La crème de menthe

Quelle semaine! Louis Catorze was correct in predicting that we’d vote Leave, was disastrously wrong in predicting the results of the France v Ireland game and, to top it all, is still limey and we’re no further forward in finding a reason why.

Every time I think the smell is about to fade, the little sod goes and tops up from somewhere. I have recently begun to believe that somebody’s lime mint plant could be responsible for the zesty aroma of his fur and, since catnip and mint belong to the same family, this is more or less equivalent to him going off and getting high on a neighbour’s gear. We don’t know whether to be impressed or ashamed (probably a bit of each).

The only way to know for sure, of course, was to test Catorze. So I ordered my own assortment of mint plants (including a lime mint), and the plan was to arrange them in a row and turn Catorze loose upon them. If he dived head-first into the lime mint and started snorting, we would have a winner.

Cat Daddy rolled his eyes when I told him of my plan. “There’s no mystery to solve,” he said. “Louis Catorze is healthy. His fur smells of a healthy cat. All cats smell like that.”

THEY DO NOT. My mum’s cat doesn’t. My sister’s cat doesn’t. Cocoa the babysit cat doesn’t. And you don’t even want to know what Luther smelled like.

Anyway, Cat Daddy’s objections were overruled and the test was conducted anyway. This was the pitiful sequence of events:

1. Plants are lined up (left to right: evening primrose control/decoy plant, chocolate mint, lime mint, strawberry mint – see photo 1)
2. Test subject approaches, ignores all plants and instead rolls on patio
3. Laughter from me, more rolling from test subject (see photo 2)
4. Wind blows lime mint plant over which, along with more laughter, startles test subject (see photo 3)
5. Test subject loses interest and wanders off
6. The end
7. Conclusion: inconclusive

Seriously, you couldn’t make this up if you tried. (And, yes, I’m aware that it sounds as if I have.)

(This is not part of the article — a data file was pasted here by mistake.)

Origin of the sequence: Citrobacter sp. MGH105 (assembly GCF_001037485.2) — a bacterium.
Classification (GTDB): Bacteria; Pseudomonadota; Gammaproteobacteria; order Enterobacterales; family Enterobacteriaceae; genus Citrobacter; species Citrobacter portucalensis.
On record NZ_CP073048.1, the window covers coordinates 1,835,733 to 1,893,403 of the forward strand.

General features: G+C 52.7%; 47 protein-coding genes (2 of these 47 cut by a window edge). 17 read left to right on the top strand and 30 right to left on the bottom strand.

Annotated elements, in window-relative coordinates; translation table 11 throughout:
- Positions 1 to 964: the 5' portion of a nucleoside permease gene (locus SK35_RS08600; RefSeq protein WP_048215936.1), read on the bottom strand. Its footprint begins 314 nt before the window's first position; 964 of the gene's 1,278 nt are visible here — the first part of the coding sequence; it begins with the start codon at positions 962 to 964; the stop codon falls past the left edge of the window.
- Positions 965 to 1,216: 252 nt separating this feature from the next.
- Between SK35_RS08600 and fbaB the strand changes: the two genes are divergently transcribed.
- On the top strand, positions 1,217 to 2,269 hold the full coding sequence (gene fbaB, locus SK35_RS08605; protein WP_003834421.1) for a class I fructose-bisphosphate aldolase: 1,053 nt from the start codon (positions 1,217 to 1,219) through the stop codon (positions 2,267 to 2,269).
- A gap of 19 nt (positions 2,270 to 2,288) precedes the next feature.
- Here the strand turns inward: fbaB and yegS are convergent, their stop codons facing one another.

La menthe au citron vert

image

In an effort to solve LimeGate, my latest “thing” is to pick Louis Catorze up and thrust him into people’s faces so that they can try to identify the source of the scent. Whether they want to or not.

Here are some of the reactions so far:

Friend 1: “Ooh, yes! Lovely and citrusy!”
Friend 2: “He smells very clean and fresh. Do you bathe him?” [I reminded her of his tendency to fight like a grizzly bear when cleaned or examined. She retracted her question.]
My mum: “I’ve got a cold, so I can’t smell anything.”
Cat Daddy, without looking up from his laptop: “Go away. I’m trying to work.”

Conclusion: inconclusive.

The single helpful piece of advice came from a friend who discovered that there is a lime mint plant; now, although I had heard of chocolate mint and apple mint, lime mint is a new one to me. And the thought of Louis Catorze writhing about in this plant is considerably easier on my nerves than the prospect of a cross person subjecting him to what is basically an acid attack (kind of).

All I need to do now is find out which neighbour owns such a plant. And work out whether a photo of Catorze, plus the words “Do you have a lime mint plant? And has this cat been trashing it? If so, please call us so that we may apologise personally and replace your squashed plant”, would all fit onto an A4 poster without looking too cramped.